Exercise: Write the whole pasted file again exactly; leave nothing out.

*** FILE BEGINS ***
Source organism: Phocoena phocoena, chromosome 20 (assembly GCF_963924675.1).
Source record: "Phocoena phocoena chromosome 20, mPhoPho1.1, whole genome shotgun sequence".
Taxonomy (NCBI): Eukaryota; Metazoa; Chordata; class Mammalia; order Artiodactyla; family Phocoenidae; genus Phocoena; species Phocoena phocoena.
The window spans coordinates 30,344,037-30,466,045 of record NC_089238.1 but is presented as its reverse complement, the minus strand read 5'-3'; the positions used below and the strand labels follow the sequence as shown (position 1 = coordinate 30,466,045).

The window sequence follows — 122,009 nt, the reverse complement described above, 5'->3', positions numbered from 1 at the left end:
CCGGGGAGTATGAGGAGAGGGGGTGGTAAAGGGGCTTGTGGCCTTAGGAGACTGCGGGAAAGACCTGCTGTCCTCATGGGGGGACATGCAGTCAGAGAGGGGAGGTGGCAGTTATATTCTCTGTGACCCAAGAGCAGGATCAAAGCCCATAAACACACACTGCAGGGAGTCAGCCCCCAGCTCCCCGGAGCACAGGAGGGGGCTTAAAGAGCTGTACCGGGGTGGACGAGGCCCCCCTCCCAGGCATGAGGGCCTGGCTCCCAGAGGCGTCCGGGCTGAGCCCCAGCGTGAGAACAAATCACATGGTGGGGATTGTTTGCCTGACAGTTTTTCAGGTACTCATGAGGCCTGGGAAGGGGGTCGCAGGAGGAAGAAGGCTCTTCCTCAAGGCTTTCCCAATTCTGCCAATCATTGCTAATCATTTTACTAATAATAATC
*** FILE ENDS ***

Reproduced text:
Source organism: Phocoena phocoena, chromosome 20 (assembly GCF_963924675.1).
Source record: "Phocoena phocoena chromosome 20, mPhoPho1.1, whole genome shotgun sequence".
Taxonomy (NCBI): Eukaryota; Metazoa; Chordata; class Mammalia; order Artiodactyla; family Phocoenidae; genus Phocoena; species Phocoena phocoena.
The window spans coordinates 30,344,037-30,466,045 of record NC_089238.1 but is presented as its reverse complement, the minus strand read 5'-3'; the positions used below and the strand labels follow the sequence as shown (position 1 = coordinate 30,466,045).

The window sequence follows — 122,009 nt, the reverse complement described above, 5'->3', positions numbered from 1 at the left end:
CCGGGGAGTATGAGGAGAGGGGGTGGTAAAGGGGCTTGTGGCCTTAGGAGACTGCGGGAAAGACCTGCTGTCCTCATGGGGGGACATGCAGTCAGAGAGGGGAGGTGGCAGTTATATTCTCTGTGACCCAAGAGCAGGATCAAAGCCCATAAACACACACTGCAGGGAGTCAGCCCCCAGCTCCCCGGAGCACAGGAGGGGGCTTAAAGAGCTGTACCGGGGTGGACGAGGCCCCCCTCCCAGGCATGAGGGCCTGGCTCCCAGAGGCGTCCGGGCTGAGCCCCAGCGTGAGAACAAATCACATGGTGGGGATTGTTTGCCTGACAGTTTTTCAGGTACTCATGAGGCCTGGGAAGGGGGTCGCAGGAGGAAGAAGGCTCTTCCTCAAGGCTTTCCCAATTCTGCCAATCATTGCTAATCATTTTACTAATAATAATC